• Visible at the event. When people take it from you and walk around the event everyone else sees it and wants to know where they got it. If your swag fits in a pocket it becomes invisible
  • Relevant to your product/service. People associate you with whatever you give away. Make it relevant to your business
  • It doesn't have to have high retail value as long as it has high perceived value. Free bottled water on a hot day doesn't have high monetary value but it has high perceived value.
Design Pickle booth (don't know where or when). These guys always let you take a picture with their mascot… which is a pickle. They also give away cold crisp pickles. Real ones… that you eat… because apparently a lot of people enjoy a fresh crisp pickle.

I know what you are thinking… you can't afford it right?

On more than one occasion I've been able to partner with a 3rd party company to provide me with some products either at steep discount or free to be able to give away at a booth. A joint-venture on a swag item can be a big win for both parties.

You can also lessen the cost of a swag item by including along with it a coupon or offer that, with even a low percentage of conversion will help you generate some cash to offset the cost.

In the above picture, those pistol cases we handed out were stuffed with about 10 coupons from various companies that paid us to deliver their offer to event attendees. It was a pain to stuff those cases but it offset the cost of buying the swag.

When you still can't figure out a way to justify the expense, think of something you can print that would be valuable. A flyer or card with some sort of inherent value like a tutorial, recipe, tips, or something that you would normally sell.

Start Small!!!

Now, if you are about to have your first experience with a booth I strongly recommend you start with the standard 10×10 booth and do your best to follow the above ideas. No point in investing a lot of money in a big booth and then losing that money due to poor execution due to lack of experience.

A booth for my promotional apparel business JP Tees. Setup at a local 5K race trying to convince people to buy our shirts or hire us to print shirts in bulk. We sold one shirt and I'm still frankly shocked that we did even that well. This was not the right target audience and even if our target customer was in the crowd we didn't do anything well to attract their attention. But we gave away a lot of bottled water which was a good primer to understanding how to attract bigger crowds.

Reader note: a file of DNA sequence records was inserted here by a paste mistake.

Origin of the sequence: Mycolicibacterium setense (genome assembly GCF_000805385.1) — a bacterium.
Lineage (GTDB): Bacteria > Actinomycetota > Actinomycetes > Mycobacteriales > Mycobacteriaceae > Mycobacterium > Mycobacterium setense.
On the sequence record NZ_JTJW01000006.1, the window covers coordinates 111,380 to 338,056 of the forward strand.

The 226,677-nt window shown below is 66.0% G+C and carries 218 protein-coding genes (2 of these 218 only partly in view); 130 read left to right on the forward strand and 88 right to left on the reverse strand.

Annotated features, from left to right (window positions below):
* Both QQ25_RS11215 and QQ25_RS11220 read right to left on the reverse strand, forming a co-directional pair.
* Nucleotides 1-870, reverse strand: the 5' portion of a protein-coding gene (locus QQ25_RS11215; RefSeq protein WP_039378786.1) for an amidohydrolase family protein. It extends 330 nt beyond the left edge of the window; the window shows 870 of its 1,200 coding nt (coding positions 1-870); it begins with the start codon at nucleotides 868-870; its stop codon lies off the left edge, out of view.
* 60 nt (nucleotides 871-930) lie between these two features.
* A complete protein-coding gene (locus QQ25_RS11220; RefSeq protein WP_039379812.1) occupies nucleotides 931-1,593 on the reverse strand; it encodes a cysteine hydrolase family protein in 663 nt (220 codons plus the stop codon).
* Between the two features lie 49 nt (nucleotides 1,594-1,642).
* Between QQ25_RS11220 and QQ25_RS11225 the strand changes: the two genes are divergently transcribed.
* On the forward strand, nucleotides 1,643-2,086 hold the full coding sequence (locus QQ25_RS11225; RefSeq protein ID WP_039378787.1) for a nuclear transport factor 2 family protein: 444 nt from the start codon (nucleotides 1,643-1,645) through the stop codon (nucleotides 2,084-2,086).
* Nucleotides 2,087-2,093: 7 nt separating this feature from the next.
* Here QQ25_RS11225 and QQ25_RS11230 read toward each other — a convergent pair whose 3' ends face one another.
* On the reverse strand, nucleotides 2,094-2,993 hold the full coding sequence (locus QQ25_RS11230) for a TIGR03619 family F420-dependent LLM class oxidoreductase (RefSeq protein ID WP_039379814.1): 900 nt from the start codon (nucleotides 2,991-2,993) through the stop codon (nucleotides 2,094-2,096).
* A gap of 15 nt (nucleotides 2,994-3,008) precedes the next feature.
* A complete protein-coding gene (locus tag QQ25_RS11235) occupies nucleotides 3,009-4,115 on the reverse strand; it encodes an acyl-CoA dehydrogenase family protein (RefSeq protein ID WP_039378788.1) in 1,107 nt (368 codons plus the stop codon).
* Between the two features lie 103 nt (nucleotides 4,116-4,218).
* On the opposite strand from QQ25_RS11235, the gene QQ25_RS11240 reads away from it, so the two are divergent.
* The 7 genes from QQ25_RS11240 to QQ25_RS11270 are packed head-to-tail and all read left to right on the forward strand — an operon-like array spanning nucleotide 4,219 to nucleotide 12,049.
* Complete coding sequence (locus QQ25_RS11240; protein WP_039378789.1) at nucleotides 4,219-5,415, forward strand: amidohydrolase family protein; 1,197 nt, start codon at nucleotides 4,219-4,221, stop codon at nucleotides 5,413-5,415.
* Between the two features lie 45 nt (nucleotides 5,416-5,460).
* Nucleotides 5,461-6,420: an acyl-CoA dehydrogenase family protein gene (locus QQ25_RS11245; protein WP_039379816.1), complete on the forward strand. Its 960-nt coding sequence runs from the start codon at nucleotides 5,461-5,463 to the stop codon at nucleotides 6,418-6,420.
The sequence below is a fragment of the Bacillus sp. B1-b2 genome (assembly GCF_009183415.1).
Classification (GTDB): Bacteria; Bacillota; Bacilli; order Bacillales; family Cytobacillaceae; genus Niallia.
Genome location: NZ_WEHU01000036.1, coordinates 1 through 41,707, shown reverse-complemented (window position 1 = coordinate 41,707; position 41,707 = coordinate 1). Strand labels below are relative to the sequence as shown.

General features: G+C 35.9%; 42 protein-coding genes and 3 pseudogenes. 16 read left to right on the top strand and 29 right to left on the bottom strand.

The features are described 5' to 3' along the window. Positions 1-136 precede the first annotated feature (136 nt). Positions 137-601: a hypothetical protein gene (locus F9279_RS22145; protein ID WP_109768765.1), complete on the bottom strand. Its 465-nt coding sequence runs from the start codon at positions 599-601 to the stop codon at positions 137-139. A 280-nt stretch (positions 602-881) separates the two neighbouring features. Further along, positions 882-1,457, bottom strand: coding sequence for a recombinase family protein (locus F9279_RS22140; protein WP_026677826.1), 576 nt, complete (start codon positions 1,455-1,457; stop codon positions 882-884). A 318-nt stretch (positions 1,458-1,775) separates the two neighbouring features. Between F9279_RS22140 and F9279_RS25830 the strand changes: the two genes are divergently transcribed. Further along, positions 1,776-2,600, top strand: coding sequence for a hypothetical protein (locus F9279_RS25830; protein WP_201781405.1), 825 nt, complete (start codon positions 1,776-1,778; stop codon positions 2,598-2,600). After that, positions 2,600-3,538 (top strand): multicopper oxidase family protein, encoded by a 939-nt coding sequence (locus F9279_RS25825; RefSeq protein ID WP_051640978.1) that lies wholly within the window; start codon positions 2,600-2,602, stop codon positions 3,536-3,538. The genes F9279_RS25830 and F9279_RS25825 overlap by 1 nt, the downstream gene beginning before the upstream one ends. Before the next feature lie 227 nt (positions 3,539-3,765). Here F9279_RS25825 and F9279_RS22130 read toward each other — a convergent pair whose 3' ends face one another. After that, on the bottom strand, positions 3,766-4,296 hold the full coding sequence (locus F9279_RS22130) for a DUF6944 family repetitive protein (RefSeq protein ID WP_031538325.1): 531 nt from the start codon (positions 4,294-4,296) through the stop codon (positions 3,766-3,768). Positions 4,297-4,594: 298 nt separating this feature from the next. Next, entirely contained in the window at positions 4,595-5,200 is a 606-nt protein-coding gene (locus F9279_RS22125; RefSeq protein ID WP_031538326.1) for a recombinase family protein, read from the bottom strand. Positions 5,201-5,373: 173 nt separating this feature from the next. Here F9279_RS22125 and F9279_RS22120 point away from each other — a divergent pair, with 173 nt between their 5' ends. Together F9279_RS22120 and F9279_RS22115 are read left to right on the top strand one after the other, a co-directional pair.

If your first time is anything like my first… 6 times, you will make some critical mistakes and learn some important lessons about your target consumers that will make it easier to do a bigger and better job the next time.

Learn From & Network With Others

Always take the time to walk around the event, even if you have a booth there, and observe the other booths. Look for the crowds and see what is attracting people.

See if you notice a pattern of products or swag items that everyone seems to be carrying or using or wearing.

Your market or industry is unique to you and there is no shame in copying the best ideas of others in your industry.

In addition some of the highest ROI from the event will be in the contacts you make if we work hard to introduce yourself to other vendors.

Maybe you will find some dealers for your product, someone with whom you could co-sponsor an upcoming event, join in an online product giveaway, a potential celebrity endorsement, or someone willing to trade promotional assets like direct mail or email.

When I go to the effort, especially at a very industry specific and targeted event, to go booth to booth and introduce myself to the other vendors there I always leave the event with the confidence that my greatest ROI will be in the contacts that I made.

What other things have you found that make for a great booth experience and ROI? Let me know in the comments below.